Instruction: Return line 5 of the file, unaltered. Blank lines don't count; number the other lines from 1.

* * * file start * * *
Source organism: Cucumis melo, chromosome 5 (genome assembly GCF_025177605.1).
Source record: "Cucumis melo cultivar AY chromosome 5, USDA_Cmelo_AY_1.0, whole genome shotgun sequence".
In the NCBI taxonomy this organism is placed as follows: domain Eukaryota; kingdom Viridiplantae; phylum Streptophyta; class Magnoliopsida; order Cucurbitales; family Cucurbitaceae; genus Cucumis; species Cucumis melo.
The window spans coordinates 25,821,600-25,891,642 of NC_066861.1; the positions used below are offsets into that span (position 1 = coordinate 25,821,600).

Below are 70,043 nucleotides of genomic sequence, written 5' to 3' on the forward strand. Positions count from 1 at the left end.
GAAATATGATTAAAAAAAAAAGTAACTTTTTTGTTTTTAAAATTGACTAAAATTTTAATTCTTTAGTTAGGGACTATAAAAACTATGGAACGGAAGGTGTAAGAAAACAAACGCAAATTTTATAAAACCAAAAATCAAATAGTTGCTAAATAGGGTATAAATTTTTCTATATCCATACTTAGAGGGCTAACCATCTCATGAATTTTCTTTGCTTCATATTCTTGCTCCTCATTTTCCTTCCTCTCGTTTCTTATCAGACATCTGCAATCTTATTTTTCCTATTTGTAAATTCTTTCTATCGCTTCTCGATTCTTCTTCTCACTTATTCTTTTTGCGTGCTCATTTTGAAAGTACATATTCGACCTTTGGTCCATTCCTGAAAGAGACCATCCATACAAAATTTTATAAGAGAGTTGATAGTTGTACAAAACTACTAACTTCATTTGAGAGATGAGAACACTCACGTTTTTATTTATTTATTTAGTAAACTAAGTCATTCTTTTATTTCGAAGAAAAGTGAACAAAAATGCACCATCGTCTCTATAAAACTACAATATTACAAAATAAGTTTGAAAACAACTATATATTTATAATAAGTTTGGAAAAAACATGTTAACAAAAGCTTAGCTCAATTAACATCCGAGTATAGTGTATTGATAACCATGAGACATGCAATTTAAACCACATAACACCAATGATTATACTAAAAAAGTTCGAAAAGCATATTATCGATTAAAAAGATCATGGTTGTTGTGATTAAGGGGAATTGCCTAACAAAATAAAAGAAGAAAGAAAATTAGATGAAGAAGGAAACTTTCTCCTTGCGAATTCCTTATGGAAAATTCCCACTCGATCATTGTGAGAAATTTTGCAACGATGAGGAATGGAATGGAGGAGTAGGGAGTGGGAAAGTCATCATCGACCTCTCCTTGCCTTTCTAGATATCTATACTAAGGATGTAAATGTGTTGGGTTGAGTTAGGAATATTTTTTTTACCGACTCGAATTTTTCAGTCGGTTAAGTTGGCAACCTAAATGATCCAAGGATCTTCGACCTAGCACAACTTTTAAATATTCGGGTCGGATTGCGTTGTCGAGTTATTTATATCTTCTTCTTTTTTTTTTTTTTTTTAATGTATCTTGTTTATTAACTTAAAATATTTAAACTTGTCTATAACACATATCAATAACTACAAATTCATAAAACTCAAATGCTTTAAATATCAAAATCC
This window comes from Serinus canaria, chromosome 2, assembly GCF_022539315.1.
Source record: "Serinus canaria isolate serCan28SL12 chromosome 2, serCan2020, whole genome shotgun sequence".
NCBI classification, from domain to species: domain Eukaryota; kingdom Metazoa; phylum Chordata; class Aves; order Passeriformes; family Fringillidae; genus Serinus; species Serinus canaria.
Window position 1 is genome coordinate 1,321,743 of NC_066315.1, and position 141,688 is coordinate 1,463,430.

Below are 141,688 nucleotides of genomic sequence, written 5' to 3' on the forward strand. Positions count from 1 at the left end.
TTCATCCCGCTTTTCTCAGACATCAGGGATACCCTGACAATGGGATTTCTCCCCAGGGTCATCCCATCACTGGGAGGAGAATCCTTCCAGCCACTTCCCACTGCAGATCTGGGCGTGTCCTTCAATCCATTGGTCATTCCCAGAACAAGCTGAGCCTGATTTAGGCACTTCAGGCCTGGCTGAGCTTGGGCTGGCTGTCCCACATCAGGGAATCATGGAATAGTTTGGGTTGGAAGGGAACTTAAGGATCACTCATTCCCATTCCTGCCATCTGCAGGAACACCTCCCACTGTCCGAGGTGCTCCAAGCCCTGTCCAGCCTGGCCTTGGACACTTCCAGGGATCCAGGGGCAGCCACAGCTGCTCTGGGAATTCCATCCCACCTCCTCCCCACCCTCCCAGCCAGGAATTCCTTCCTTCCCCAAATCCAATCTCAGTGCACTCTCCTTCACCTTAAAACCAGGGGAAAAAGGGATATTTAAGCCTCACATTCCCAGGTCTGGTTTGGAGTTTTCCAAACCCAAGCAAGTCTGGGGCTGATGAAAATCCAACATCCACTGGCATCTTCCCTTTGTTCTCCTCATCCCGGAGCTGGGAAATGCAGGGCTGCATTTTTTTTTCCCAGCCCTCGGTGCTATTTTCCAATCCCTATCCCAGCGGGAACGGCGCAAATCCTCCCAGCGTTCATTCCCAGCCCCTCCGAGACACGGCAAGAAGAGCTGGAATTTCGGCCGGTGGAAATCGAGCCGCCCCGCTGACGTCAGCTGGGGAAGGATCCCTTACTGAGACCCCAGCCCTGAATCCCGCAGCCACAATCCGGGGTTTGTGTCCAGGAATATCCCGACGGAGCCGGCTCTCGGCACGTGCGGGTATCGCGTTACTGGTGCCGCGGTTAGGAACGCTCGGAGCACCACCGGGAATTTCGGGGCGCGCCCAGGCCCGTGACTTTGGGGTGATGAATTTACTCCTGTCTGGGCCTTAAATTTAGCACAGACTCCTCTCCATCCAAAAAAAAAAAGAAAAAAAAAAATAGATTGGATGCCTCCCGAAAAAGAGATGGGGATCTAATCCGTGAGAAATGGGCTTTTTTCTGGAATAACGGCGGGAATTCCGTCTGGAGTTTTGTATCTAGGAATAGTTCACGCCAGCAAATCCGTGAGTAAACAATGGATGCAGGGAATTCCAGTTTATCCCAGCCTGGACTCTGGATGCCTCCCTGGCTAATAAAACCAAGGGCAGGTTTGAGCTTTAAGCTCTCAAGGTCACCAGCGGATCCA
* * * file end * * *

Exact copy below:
Below are 70,043 nucleotides of genomic sequence, written 5' to 3' on the forward strand. Positions count from 1 at the left end.